A Dream Demolished

There’s something about hearing that your parents’ house has been torn down that drives home the finality of their passing. Dad’s been gone for fifteen years, Mom for seven. An era of my time has vanished, too, held only in my memories, some of which make me cringe but many which warm my heart.

My Parents’ Dream Property

The “Farm,” as they called it, wasn’t my childhood home. It was the first home they bought, several years after I had been married, and my daughter wasn’t yet walking. With my grandfather’s passing, they’d been free to move on to a place of their own, no longer needing to care for him and his house, which was where I was raised. 

The property had a few dilapidated buildings–a barn on top of the hill, the original farmstead house with an adjacent smaller workshop and barn, and a horse barn behind the main house. The man who had owned the property prior to my parents converted a barn into his house, and my parents kept most of that structure in tack–right down to the hay loft door, which led to a bedroom that my sister and later my daughter used while living there. It was the room I stayed in when I visited after leaving the area. The addition to the house became the living room and their bedroom. 

My mother wasn’t much for showing her emotions, but I could tell by the smile and the twinkle in her eyes that this was something she had longed for. I’m not sure how Dad really felt about the place initially, but after they had moved in, the Farm became a spot for gathering as my siblings and I, along with my then-husband, pitched in to clear brush and debris from the property.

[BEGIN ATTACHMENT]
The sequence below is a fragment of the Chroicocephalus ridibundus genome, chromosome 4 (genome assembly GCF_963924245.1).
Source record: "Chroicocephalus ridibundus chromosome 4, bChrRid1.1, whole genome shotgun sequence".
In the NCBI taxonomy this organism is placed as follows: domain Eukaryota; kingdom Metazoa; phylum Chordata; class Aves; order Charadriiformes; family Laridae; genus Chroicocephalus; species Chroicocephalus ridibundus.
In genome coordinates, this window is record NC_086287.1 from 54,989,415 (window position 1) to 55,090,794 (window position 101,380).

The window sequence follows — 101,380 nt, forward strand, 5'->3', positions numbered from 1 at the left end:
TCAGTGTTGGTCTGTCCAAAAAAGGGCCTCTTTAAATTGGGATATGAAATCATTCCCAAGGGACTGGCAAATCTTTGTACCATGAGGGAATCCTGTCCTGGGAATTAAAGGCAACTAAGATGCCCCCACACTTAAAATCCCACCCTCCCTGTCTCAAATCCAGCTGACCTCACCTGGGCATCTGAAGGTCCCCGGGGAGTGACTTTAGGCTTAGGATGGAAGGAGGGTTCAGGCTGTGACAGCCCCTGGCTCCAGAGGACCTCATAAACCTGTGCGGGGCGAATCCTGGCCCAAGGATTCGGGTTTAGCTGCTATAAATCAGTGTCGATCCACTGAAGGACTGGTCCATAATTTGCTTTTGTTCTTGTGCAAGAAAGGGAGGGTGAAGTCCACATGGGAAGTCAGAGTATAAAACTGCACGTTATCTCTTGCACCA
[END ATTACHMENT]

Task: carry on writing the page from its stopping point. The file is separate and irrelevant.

Erin, my sister, got her horse, and my husband and I planted a huge garden where my sister’s horse almost trampled my daughter, who was sitting in the middle of the garden. Shiloh frequently was set free without concern for what his wild ramblings might do to those around him. He also savored the taste of car paint, much to the chagrin of my grandmother, whose station wagon he first tasted. 

The Big Catch

There were two ponds on the property; we swam in both, even the one with the snapping turtle in residence. Ice skating and sleigh riding down the hill next to the house were winter activities. We also fished in the big pond, a short walk from the house, through the continually groomed pathways through the old apple orchard. It was at that pond that my father took my son fishing while I was off on errands. I came back to my father, chuckling when I asked if anyone caught fish. 

My father held up a lure and said, “Keep this for Petey B. It will remind him of his big catch.” Apparently, on a back cast, Pete snagged my father in the chest with the treble hook.